By Georgie Bradley
This story is brought to you by Dr. Rocco’s Specialized Dental Center in Abu Dhabi, UAE.
First things first, the question “where are you from?” to child-cum-adult expats is a linguistic minefield that can be as complicated as crossing the Himalayas. After mapping out a cocktail of cultures comes the next question: “Well, where do you feel like you’re from?” Again, you’re hard-pushed to give a definition of what home is.
This ilk of expat is not the two-year hopper who is resistant to being hemmed to one place for too long – indeed the Gulf is definitely a launch pad to somewhere else for many. However, there are a crop of ‘lifers’ who haven’t skimped or skimmed – they’ve stayed. And I make up part of that head count as a British-Greek expat with roots planted in Bahrain, and now in Dubai. But that hasn’t helped secure my loose grip on who I am.
“Lost. I’m lost,” says Max Stanton, an American-British expat, on his identity. “The thing is, I’m happiest when I’m in the UAE, but when I go back to the States I don’t feel like I belong.” Max spent his youth in Yemen which would prove elemental in his improbable affinity for the region –which goes way beyond a love of hummus. Over the last 13 years since he first moved to Sharjah to study marketing, he has integrated into Arab culture on an extraordinary timetable.
Here’s an experiment for you: click on the video below, close your eyes and listen to him speak Arabic replete with an astonishing guttural ability to pronounce the most difficult letters in the Arabic language for a foreigner. Your mind’s eye will automatically assign him to your average Mohammed or Ahmed. Personally, I’ve never known anything like it.
Max, who is the founder of clothing brand One8 and the co-founder of new eaterie, Birdhouse, says his fluency is owed to “just practice” and his followers on social media who Berlitz him on the regular when he confuses gendered nouns. “How am I supposed to know if a chair is male or female?” he guffaws.
Oliver Allan, of British origin, who’s lived between Abu Dhabi, Saudi Arabia and now Oman, is pretty much cut from the same cloth. Apply the aforementioned experiment to him and you’ll be dumbfounded once more. Both Max and Oliver speak, write and read in Arabic. In fact, Oliver has taken his next-level proficiency and carved out a career as a teacher at an Arabic institute in Muscat.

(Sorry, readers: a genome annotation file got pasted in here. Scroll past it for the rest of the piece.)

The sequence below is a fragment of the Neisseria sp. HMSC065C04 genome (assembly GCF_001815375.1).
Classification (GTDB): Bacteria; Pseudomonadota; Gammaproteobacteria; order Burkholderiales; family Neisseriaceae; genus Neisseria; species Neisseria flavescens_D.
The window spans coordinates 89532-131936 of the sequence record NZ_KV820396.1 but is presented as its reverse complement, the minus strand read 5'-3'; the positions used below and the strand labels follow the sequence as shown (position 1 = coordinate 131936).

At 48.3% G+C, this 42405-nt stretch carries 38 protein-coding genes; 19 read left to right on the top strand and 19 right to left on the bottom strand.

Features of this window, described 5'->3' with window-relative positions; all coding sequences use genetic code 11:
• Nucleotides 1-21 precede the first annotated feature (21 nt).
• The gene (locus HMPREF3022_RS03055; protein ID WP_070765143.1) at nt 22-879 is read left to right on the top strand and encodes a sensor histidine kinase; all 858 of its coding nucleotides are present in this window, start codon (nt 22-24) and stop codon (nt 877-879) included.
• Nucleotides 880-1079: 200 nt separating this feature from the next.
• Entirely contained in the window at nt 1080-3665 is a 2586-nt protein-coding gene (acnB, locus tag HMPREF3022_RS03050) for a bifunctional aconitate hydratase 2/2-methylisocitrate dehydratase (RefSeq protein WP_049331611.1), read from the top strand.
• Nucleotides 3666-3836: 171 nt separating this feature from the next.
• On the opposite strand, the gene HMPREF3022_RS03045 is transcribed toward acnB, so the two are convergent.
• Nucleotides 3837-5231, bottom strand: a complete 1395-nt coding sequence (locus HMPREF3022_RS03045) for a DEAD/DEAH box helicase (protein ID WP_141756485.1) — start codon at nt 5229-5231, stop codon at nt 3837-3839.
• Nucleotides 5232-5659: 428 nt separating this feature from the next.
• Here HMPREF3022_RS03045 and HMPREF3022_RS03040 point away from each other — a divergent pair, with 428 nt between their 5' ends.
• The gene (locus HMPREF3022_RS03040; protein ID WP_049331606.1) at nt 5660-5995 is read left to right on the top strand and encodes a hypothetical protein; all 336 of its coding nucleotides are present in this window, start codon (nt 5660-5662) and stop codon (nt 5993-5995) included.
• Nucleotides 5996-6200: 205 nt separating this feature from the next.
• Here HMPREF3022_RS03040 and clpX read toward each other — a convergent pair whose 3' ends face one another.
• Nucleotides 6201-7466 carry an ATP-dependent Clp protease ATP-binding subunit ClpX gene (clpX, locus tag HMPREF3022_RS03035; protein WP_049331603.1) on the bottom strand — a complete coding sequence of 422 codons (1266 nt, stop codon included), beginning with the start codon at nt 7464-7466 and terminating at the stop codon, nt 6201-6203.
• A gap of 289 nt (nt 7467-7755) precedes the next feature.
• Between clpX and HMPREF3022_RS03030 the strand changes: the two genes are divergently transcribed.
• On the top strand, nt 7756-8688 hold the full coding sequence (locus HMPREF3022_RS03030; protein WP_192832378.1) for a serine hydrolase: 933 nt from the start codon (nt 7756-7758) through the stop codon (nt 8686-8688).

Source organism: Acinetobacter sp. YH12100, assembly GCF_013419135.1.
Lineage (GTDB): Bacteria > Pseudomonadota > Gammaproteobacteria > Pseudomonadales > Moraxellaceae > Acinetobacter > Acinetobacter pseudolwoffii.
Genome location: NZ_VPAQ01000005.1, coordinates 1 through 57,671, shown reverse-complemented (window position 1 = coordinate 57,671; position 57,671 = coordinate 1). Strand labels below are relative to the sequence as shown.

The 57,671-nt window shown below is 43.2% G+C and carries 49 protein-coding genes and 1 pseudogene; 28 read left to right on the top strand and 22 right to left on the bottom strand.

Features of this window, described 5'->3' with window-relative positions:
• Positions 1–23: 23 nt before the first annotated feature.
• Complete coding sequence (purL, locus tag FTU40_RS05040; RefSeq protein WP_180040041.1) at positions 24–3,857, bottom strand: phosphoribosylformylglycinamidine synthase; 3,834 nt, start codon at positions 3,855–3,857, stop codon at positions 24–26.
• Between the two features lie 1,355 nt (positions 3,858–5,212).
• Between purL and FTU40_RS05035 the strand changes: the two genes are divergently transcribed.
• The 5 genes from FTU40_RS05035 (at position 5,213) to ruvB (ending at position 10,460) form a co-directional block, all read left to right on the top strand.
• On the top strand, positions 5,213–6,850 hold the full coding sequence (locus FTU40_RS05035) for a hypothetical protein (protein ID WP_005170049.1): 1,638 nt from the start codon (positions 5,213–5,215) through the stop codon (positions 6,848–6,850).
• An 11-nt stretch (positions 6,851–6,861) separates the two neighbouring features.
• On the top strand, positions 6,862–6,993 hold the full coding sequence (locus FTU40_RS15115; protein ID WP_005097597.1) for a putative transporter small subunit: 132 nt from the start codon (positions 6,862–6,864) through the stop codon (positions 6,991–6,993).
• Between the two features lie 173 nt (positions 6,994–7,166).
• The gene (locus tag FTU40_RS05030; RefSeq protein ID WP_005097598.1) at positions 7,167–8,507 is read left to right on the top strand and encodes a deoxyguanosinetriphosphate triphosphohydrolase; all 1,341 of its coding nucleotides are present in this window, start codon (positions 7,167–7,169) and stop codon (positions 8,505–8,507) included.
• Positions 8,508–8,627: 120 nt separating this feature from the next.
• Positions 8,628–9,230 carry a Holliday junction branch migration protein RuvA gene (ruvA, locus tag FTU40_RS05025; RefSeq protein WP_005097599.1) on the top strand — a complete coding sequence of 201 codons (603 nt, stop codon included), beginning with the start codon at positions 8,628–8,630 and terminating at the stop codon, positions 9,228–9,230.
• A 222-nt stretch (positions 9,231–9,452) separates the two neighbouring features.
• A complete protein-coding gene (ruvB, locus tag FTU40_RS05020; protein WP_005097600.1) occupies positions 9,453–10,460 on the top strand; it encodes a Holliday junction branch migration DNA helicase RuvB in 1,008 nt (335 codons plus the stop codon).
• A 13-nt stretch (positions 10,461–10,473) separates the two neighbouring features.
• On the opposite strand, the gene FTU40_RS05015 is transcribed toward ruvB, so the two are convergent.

What is an ephemeral feature for most expats in the Gulf is a saving grace for Max and Oliver when words fail them in English. “My English is actually bad now,” admits Max, “Sometimes I know the word in Arabic but can’t express it in English.”But both he and Oliver still fundamentally think in English. “I sometimes have the odd dream in Arabic,” adds Max.
Natasha Burge, an American expat and PhD student writing a transcultural psycho-geographic memoir, who has lived in Saudi Arabia her whole life bar her college years, resolutely calls the Kingdom her home. She’s worked her way up from conversant Arabic to a Sharqiyah accent as she makes strides in learning the Saudi dialect. “Being able to speak the language lets you in on so much,” she says.
Expats know that they should at least attempt to learn Arabic. However, vexingly, there isn’t a magic wand that makes learning Arabic a straightforward endeavour. Embarrassingly, the extent of my Arabic only gets me a stack of khubiz (bread) worth 100 fils from my best arbab (boss, but here meaning man) in Bahrain’s Muharraq.
Maybe it’s not just their knack for languages, but an unquestioning loyalty and devotion to “being an honoured guest in the Gulf” as Max says, and “wanting to lap up the lure of the land via every outlet. “I have been to more places than 99 per cent of locals,” he adds. His dream is to have a house out in the wilds of the desert. He is particularly in awe of the tribal customs that still permeate modern Arab culture – “I feel so taken care of here. It’s infinitely safer than anywhere else.” Natasha’s familial history in Saudi dates back to the 1950s, “My grandfather was a keen photographer, and our family photo albums are full of his photos from the Old Hofuf Souq, Masmak Fort, visits with Bedouins, desert oases and fishing villages.”